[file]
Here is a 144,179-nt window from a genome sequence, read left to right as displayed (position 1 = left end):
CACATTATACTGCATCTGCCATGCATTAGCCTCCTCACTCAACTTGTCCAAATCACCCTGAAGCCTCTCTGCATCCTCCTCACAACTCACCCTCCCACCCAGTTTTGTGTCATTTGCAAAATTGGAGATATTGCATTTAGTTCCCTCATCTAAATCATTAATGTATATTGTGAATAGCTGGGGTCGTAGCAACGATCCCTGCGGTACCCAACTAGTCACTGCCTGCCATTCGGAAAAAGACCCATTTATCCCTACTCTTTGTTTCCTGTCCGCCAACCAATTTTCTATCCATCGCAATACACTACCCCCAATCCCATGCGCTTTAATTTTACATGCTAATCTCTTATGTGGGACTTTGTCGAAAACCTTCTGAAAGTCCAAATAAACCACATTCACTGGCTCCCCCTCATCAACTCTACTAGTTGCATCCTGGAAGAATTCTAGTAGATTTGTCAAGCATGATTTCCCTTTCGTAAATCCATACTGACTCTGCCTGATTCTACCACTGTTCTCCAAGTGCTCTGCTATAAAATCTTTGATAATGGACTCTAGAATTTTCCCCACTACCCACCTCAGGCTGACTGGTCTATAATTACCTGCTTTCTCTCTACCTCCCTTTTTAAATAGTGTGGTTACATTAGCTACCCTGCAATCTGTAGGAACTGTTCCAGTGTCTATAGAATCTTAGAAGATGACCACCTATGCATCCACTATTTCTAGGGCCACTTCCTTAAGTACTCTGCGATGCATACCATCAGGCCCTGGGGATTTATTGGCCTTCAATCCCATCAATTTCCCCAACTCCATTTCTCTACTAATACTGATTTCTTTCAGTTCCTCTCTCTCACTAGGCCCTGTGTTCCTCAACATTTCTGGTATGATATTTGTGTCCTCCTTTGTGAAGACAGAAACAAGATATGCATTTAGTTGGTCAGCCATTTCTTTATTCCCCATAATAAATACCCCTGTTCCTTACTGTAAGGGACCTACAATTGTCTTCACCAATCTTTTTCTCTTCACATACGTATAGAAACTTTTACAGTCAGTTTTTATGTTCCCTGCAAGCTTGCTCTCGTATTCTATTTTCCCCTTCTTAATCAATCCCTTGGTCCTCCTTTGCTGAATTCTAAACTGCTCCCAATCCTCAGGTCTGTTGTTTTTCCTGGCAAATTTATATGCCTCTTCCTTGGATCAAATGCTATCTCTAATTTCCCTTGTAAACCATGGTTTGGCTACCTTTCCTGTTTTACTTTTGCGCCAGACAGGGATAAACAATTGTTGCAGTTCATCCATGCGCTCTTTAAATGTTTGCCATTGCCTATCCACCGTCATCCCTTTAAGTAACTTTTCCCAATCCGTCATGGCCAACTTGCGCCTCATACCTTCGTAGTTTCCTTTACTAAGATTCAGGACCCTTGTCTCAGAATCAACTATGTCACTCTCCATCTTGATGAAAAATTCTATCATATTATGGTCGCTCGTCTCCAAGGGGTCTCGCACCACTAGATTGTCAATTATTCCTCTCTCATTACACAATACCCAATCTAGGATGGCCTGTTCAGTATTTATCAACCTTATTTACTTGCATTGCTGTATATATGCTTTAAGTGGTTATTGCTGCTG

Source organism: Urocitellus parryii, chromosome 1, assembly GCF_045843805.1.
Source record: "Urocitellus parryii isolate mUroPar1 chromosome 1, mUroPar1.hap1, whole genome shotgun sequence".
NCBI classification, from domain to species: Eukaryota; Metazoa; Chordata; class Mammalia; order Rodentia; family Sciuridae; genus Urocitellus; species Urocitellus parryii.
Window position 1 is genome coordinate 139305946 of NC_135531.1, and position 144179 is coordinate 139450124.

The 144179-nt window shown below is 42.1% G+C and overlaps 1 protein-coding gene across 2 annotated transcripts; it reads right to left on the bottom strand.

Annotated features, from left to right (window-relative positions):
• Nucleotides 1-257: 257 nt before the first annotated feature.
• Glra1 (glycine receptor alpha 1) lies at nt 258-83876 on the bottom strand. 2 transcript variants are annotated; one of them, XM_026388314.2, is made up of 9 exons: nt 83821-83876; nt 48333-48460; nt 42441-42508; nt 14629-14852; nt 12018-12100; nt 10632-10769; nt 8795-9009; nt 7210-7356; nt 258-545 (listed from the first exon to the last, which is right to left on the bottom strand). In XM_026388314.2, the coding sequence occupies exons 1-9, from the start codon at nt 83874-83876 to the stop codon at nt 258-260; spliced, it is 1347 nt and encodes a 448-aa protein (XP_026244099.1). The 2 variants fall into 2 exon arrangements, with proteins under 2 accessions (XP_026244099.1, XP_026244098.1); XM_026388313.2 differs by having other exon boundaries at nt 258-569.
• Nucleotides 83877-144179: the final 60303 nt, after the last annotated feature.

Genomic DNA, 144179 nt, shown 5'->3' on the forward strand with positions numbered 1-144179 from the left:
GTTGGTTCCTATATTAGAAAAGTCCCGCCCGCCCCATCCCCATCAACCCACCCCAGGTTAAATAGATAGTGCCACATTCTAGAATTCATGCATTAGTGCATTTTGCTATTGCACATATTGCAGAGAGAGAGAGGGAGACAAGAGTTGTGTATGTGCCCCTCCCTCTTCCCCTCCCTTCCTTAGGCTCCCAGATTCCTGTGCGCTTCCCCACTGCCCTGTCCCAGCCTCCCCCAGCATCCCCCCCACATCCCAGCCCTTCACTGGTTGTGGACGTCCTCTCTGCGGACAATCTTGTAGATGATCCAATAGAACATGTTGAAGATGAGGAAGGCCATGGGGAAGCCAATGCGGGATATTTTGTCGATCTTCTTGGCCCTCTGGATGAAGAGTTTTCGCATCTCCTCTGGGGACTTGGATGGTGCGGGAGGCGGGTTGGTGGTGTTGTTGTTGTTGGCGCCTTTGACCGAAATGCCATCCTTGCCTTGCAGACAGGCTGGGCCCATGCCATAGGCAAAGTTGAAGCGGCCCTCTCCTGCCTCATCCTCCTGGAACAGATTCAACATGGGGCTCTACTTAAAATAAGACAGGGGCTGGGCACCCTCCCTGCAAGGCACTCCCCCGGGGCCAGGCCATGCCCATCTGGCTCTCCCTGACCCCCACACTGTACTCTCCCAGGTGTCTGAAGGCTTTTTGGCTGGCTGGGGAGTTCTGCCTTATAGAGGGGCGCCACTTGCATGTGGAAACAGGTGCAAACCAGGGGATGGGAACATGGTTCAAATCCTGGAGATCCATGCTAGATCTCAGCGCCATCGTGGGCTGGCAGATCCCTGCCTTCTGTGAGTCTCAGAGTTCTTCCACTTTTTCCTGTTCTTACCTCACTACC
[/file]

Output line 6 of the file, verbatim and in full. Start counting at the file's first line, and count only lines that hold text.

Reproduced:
Window position 1 is genome coordinate 139305946 of NC_135531.1, and position 144179 is coordinate 139450124.